- The Pregnancy Discrimination Act (PDA) prohibits discrimination against individuals because they are pregnant – but does not affirmatively require employers to accommodate pregnancy or pregnancy-related conditions. It requires only that employers accommodate pregnant employees in the same manner they accommodate other employees who are similar in their inability to work.
- The ADA offers little refuge to pregnant workers. Pregnancy is not considered a disability under that law, and workers are only entitled to accommodations under that law if they have a pregnancy-related disability.
- The Family and Medical Leave Act (FMLA) ensures that workers receive protected unpaid leave related to pregnancy and childbirth, but has no accommodation requirement.
10. Are there other new federal laws to take into account?
The Providing Urgent Maternal Protections for Nursing Mothers (PUMP) Act – which passed at the same time as the PWFA but took effect on April 28, 2023 – requires employers to provide time and space for breastfeeding parents. While the Affordable Care Act (ACA) has already required employers to provide reasonable time to express breast milk and a place for pumping, other than the bathroom, that is shielded from view and private, the PUMP Act goes further. It extends these rights to all breastfeeding employees for the first year of the baby’s life – no longer excluding most salaried employees. Additionally, time spent to express breastmilk must be considered “hours worked” if the employee is also working.
11. What if our state or local law provides greater worker protections?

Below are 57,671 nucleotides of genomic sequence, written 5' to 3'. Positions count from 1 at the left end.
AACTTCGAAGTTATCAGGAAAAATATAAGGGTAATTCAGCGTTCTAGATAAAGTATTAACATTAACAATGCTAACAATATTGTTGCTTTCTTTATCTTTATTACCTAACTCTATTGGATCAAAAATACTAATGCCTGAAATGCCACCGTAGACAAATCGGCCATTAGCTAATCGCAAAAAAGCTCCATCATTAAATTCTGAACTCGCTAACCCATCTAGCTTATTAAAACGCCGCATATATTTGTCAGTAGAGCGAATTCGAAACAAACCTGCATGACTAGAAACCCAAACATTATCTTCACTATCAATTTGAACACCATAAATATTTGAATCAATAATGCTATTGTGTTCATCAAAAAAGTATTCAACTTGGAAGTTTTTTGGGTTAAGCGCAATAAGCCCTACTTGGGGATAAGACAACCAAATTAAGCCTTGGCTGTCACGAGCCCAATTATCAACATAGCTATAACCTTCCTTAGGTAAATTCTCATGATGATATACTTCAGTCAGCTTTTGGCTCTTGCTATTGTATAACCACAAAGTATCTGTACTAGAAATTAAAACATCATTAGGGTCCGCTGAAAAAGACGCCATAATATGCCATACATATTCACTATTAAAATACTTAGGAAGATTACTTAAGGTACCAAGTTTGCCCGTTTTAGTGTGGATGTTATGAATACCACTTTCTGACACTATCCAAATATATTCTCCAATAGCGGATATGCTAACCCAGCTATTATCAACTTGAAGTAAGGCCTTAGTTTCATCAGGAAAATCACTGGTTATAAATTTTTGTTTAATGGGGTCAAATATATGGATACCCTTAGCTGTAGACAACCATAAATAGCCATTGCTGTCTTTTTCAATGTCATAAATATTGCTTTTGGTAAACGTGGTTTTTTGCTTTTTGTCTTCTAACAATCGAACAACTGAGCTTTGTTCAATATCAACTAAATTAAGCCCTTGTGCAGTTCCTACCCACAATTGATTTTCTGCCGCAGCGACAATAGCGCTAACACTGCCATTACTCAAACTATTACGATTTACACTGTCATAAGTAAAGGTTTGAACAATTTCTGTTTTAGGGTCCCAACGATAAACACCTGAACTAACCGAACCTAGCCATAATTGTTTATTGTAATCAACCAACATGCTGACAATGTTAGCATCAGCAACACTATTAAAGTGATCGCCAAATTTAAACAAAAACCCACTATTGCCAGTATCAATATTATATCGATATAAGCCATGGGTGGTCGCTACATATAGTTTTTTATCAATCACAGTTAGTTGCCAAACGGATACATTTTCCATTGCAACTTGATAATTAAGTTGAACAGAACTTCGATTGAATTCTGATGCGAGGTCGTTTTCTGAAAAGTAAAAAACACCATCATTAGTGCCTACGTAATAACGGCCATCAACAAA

The PWFA does not replace federal, state, or local laws that are more protective of workers affected by pregnancy, childbirth, or related medical conditions. Many states and cities already have some sort of expanded pregnancy accommodation law. In fact, 30 states and five cities require certain employers to provide some form of accommodations (including specific requirements for lactating employees) to pregnant employees. If you are an employer in one of these locations, your practices may not need to change much, or at all.
12. What should we do to comply with the new laws?
If you operate a business in a state where employers are not currently required to offer reasonable accommodations to employees who are pregnant or recently gave birth, it’s time to get to work. If you already offer such protections due to a state or local law, or as part of a more-generous policy, you should still use this as an opportunity to review your policies and practices to ensure they are compliant.
- You should obviously expand your accommodations review process to include requests related to pregnancy, childbirth, and related medical conditions. This could include necessary revisions to any written documents or forms you use as part of the interactive or accommodation process.
- While you should already be conducting an interactive process with those employees or applicants who are seeking accommodations as a best practice, the PWFA requires it as a matter of law. So you should certainly fold it into your HR processes.
- You may also want to expand your mandatory HR trainings to include a discussion of these new laws so that your managers – and employees – understand their rights and obligations under the law.
- Review any written policies related to accommodations and incorporate the new obligations as necessary.
- Review your policies, practices, and training materials related to expressing breast milk and places for pumping. Given that rights now extend to all breastfeeding employees for the first year of the baby’s life and not just hourly workers, you may need to make adjustments. And since the time spent to express breastmilk must now be considered “hours worked” if the employee is also working, make sure your pay practices reflect this new reality.
We will monitor developments related this law, so make sure you are subscribed to Fisher Phillips’ Insight System to get the most up-to-date information. If you have questions, contact your Fisher Phillips attorney, the authors of this Insight, or any attorney in our Employee Leaves and Accommodations Practice Group.